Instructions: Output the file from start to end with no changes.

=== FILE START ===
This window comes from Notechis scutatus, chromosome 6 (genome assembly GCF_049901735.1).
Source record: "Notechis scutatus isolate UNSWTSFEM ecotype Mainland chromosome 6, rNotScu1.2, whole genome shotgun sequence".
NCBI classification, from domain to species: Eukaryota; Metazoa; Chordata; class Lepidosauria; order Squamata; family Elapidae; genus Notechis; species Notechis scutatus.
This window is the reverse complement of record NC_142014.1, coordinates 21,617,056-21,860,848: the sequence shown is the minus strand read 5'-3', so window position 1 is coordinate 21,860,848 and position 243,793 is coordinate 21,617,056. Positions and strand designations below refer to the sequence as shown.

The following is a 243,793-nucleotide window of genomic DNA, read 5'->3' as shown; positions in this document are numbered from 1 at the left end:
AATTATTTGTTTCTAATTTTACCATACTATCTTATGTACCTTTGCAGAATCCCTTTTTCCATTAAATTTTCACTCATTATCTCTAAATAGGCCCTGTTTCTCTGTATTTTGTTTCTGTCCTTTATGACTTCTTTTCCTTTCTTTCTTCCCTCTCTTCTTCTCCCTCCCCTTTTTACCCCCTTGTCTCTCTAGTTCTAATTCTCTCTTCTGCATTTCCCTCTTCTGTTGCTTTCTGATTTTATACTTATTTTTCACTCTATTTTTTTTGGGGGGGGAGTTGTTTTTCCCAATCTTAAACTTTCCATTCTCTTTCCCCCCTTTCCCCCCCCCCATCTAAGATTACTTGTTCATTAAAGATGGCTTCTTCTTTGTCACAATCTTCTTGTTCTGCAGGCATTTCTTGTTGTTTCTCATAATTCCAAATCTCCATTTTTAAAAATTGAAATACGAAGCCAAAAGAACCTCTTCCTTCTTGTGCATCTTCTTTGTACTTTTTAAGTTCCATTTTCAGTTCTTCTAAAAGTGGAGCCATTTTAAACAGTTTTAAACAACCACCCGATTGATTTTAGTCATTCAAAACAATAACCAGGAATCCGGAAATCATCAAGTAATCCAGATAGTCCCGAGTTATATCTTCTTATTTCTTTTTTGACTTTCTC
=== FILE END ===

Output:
This window comes from Notechis scutatus, chromosome 6 (genome assembly GCF_049901735.1).
Source record: "Notechis scutatus isolate UNSWTSFEM ecotype Mainland chromosome 6, rNotScu1.2, whole genome shotgun sequence".
NCBI classification, from domain to species: Eukaryota; Metazoa; Chordata; class Lepidosauria; order Squamata; family Elapidae; genus Notechis; species Notechis scutatus.
This window is the reverse complement of record NC_142014.1, coordinates 21,617,056-21,860,848: the sequence shown is the minus strand read 5'-3', so window position 1 is coordinate 21,860,848 and position 243,793 is coordinate 21,617,056. Positions and strand designations below refer to the sequence as shown.

The following is a 243,793-nucleotide window of genomic DNA, read 5'->3' as shown; positions in this document are numbered from 1 at the left end:
AATTATTTGTTTCTAATTTTACCATACTATCTTATGTACCTTTGCAGAATCCCTTTTTCCATTAAATTTTCACTCATTATCTCTAAATAGGCCCTGTTTCTCTGTATTTTGTTTCTGTCCTTTATGACTTCTTTTCCTTTCTTTCTTCCCTCTCTTCTTCTCCCTCCCCTTTTTACCCCCTTGTCTCTCTAGTTCTAATTCTCTCTTCTGCATTTCCCTCTTCTGTTGCTTTCTGATTTTATACTTATTTTTCACTCTATTTTTTTTGGGGGGGGAGTTGTTTTTCCCAATCTTAAACTTTCCATTCTCTTTCCCCCCTTTCCCCCCCCCCATCTAAGATTACTTGTTCATTAAAGATGGCTTCTTCTTTGTCACAATCTTCTTGTTCTGCAGGCATTTCTTGTTGTTTCTCATAATTCCAAATCTCCATTTTTAAAAATTGAAATACGAAGCCAAAAGAACCTCTTCCTTCTTGTGCATCTTCTTTGTACTTTTTAAGTTCCATTTTCAGTTCTTCTAAAAGTGGAGCCATTTTAAACAGTTTTAAACAACCACCCGATTGATTTTAGTCATTCAAAACAATAACCAGGAATCCGGAAATCATCAAGTAATCCAGATAGTCCCGAGTTATATCTTCTTATTTCTTTTTTGACTTTCTC